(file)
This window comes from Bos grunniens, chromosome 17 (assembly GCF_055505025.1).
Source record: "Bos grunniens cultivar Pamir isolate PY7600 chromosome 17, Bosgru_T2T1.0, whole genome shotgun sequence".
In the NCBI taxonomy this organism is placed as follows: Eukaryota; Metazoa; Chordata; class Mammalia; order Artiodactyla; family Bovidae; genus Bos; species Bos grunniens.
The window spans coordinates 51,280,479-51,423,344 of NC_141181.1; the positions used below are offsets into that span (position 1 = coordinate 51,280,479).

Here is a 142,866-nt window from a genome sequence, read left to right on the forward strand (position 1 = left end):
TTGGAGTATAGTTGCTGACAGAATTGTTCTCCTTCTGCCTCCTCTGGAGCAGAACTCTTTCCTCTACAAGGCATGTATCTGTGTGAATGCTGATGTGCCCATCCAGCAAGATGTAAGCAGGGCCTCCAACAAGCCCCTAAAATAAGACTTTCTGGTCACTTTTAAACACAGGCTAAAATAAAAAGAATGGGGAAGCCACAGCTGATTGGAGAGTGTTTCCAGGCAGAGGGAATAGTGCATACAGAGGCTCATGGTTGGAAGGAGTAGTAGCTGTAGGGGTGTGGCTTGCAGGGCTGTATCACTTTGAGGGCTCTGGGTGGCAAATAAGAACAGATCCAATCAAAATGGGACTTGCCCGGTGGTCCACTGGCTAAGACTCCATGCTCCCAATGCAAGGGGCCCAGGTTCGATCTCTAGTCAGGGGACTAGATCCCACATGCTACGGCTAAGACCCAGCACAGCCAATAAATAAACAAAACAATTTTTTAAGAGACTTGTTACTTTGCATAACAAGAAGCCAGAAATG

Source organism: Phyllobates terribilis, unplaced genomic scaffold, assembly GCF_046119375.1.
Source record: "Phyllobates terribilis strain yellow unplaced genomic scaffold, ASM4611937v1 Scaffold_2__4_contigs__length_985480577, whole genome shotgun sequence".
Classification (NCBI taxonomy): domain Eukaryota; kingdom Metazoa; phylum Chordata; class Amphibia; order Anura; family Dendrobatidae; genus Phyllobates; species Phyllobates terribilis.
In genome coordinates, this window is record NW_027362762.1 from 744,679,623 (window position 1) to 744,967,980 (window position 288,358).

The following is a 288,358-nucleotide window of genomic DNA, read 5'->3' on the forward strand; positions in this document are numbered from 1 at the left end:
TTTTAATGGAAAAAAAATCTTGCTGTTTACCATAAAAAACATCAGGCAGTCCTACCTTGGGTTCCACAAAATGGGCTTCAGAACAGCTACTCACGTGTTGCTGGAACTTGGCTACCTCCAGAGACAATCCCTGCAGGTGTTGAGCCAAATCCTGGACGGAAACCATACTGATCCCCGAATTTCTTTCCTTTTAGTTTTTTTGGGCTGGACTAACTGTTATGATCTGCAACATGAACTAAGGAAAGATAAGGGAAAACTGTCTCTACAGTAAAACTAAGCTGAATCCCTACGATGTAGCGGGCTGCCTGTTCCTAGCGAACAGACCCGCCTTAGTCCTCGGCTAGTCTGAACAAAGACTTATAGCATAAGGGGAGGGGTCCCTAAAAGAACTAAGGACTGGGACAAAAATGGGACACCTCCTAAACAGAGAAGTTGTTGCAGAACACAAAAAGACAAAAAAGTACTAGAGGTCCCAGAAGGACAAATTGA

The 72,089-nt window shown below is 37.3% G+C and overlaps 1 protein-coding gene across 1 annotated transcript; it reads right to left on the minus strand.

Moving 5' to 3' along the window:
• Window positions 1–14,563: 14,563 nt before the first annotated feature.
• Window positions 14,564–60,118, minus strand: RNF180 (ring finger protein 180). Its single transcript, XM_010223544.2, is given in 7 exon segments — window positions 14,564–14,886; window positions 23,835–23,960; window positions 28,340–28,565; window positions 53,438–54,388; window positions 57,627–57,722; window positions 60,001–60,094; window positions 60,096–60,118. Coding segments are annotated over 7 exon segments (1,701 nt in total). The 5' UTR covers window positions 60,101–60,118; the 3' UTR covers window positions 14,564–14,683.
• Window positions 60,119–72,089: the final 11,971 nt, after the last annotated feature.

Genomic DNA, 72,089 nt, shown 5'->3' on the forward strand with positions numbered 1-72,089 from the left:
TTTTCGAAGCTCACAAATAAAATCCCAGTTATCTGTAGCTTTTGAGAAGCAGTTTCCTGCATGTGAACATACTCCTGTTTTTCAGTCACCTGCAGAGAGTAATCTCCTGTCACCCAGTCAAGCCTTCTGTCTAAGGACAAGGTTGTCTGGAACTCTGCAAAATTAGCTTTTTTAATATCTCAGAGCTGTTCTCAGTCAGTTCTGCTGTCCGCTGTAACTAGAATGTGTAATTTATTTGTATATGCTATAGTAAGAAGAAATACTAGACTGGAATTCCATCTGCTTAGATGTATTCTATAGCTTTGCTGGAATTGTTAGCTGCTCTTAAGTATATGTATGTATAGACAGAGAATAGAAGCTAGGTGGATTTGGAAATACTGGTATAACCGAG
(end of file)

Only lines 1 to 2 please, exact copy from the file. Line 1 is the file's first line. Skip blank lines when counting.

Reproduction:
This window comes from Bos grunniens, chromosome 17 (assembly GCF_055505025.1).
Source record: "Bos grunniens cultivar Pamir isolate PY7600 chromosome 17, Bosgru_T2T1.0, whole genome shotgun sequence".